How employers can avoid work place own goals during the World Cup

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It is a sporting celebration and the world’s most popular game. Common sense is a good rule of thumb when it comes to managing staff during the next four weeks. But this needs underpinning with guidance and a reminder that policies exist to be fair and provide consistency for all staff.

Here are 5 goals for employers to aim for to ensure a trouble free World Cup in the work place:

1. Absence – Holiday and Sickness

Managers may receive requests for time off to watch matches, although given kick off times, this may be less of an issue than at previous tournaments. Think about how to deal with competing requests, possibly have a system in place similar to that for the Christmas period.

If holiday requests are declined, employees may call in sick instead. Normal sickness absence policies should be followed, including back to work meetings if applicable and disciplinary procedures if there is evidence that the sickness was not genuine.

2. Flexible Working

Given that some matches begin at 5pm UK time and others won’t finish until the early hours of the morning, employees may ask to leave early or come in late and subsequently make up the time. This may be an ideal opportunity to trial any updated flexible working policies in advance of the changes to rights to request flexible working coming into force on 30 June 2014.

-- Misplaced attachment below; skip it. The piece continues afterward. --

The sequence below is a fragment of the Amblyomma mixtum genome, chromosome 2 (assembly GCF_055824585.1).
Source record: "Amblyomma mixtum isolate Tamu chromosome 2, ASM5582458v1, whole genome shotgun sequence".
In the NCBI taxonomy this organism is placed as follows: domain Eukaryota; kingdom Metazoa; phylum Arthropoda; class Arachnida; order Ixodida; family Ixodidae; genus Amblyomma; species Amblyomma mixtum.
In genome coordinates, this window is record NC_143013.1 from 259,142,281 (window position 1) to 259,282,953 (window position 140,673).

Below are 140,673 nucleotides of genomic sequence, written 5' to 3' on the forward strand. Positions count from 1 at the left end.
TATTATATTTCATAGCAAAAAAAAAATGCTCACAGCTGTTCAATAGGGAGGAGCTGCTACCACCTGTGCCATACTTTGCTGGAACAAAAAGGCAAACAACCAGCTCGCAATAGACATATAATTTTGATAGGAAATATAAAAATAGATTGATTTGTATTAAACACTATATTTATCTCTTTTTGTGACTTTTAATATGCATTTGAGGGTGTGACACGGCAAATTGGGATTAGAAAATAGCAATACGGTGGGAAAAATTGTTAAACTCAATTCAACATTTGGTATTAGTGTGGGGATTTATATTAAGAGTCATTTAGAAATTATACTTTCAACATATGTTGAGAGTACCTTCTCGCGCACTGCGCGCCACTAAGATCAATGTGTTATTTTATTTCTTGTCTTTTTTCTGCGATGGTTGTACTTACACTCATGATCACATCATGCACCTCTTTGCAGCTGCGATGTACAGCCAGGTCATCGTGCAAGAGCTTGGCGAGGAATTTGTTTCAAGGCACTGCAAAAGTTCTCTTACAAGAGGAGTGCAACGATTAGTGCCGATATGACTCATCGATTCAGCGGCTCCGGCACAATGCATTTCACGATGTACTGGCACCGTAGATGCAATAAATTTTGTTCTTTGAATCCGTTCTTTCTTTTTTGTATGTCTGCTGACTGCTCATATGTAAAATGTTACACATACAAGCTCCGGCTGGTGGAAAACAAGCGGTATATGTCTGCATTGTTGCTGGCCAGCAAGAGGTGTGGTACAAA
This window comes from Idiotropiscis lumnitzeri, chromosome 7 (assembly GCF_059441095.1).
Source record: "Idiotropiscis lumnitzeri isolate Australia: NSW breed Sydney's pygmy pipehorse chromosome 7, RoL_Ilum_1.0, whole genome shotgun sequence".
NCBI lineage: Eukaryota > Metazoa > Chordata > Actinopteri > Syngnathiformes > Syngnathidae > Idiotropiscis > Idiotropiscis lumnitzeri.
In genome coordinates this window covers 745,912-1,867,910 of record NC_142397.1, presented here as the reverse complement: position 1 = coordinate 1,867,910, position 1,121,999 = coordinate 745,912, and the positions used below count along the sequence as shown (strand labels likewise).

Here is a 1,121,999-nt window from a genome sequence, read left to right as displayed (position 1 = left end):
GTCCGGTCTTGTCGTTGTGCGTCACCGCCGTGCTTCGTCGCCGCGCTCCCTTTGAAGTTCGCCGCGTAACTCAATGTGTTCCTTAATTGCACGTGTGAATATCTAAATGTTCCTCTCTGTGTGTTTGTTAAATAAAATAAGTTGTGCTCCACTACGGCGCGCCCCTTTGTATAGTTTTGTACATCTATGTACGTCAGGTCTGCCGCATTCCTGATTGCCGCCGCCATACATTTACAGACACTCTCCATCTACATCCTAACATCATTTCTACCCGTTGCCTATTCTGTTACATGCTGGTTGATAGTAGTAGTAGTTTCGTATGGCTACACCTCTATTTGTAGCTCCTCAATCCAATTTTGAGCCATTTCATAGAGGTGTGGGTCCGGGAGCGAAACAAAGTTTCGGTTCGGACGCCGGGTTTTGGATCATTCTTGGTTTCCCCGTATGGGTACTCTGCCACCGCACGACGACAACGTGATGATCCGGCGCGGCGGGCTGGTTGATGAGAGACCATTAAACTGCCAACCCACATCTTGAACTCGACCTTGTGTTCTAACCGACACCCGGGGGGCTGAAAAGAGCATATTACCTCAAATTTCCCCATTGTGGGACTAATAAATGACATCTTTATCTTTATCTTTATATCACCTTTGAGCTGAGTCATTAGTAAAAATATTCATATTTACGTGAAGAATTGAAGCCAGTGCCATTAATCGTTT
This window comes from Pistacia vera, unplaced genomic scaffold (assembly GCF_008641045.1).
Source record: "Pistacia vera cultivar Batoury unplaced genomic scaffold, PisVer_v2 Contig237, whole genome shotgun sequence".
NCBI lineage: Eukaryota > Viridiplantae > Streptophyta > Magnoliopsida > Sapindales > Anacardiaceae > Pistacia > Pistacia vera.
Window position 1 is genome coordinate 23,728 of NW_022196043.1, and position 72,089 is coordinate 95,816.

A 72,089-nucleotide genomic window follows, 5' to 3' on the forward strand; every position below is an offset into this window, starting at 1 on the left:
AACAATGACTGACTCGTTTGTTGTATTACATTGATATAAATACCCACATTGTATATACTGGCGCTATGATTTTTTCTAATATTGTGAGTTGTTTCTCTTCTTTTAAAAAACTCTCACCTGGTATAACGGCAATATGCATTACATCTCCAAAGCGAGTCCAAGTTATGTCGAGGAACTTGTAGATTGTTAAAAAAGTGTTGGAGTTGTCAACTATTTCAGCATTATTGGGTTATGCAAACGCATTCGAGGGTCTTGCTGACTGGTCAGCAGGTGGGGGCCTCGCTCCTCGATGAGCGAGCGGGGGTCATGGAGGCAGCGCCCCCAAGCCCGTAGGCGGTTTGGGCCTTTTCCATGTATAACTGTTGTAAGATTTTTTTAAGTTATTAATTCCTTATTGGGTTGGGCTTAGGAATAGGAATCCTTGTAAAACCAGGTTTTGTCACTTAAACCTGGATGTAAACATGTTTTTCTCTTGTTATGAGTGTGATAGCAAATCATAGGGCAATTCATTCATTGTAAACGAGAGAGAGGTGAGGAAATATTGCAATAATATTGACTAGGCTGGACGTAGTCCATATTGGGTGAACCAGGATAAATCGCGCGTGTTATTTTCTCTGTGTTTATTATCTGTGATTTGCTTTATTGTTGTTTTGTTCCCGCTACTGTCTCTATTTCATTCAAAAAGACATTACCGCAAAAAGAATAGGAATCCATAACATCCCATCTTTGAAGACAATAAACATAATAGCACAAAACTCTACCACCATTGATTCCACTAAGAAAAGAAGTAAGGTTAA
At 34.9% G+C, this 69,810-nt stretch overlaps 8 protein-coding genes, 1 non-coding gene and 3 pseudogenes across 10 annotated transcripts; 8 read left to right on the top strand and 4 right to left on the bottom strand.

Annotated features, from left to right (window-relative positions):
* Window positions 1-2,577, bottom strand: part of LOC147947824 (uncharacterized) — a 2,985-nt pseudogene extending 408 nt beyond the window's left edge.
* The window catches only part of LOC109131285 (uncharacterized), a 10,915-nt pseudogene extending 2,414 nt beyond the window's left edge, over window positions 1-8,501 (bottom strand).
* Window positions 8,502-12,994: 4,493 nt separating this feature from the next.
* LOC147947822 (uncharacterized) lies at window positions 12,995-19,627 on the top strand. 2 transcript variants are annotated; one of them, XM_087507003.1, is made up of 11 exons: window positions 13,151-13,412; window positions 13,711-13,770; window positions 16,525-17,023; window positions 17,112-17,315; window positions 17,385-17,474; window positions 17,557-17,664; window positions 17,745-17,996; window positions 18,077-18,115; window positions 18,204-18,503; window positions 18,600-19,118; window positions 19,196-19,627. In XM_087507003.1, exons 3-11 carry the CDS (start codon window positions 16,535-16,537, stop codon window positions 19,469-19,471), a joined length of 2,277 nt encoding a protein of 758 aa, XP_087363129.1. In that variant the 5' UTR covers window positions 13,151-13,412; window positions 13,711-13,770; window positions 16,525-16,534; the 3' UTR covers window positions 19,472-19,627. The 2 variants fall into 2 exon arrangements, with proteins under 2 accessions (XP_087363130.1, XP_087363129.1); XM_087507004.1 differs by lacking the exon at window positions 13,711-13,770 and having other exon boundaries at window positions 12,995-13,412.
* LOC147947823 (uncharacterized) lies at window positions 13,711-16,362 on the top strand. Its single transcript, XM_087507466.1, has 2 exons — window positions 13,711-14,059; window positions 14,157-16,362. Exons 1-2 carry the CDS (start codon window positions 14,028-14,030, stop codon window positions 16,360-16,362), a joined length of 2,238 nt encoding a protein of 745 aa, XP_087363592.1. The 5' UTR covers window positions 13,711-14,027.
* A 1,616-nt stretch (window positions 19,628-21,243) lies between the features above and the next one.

3. Employee Performance

With some games ending well after midnight, managers might notice lower productivity from people in their teams. If someone turns up late and/or you think they may be under the influence of alcohol, this should be dealt with in accordance with normal disciplinary procedures.

4. Streaming and Licensing

IT systems may be affected if matches are streamed on work computers. If matches are streamed without a TV licence, employers could face fines.

5. Discrimination

Employers should ensure that patriotic “banter” between employees does not amount to harassment based on nationality as they could be vicariously liable for such acts. Furthermore, if time off is allowed for England matches, this should also be extended to supporters of a different country otherwise it could amount to discriminatory treatment.

The employment team at TWM Solicitors can be contacted at Patrick.stewart@twmsolicitors.com

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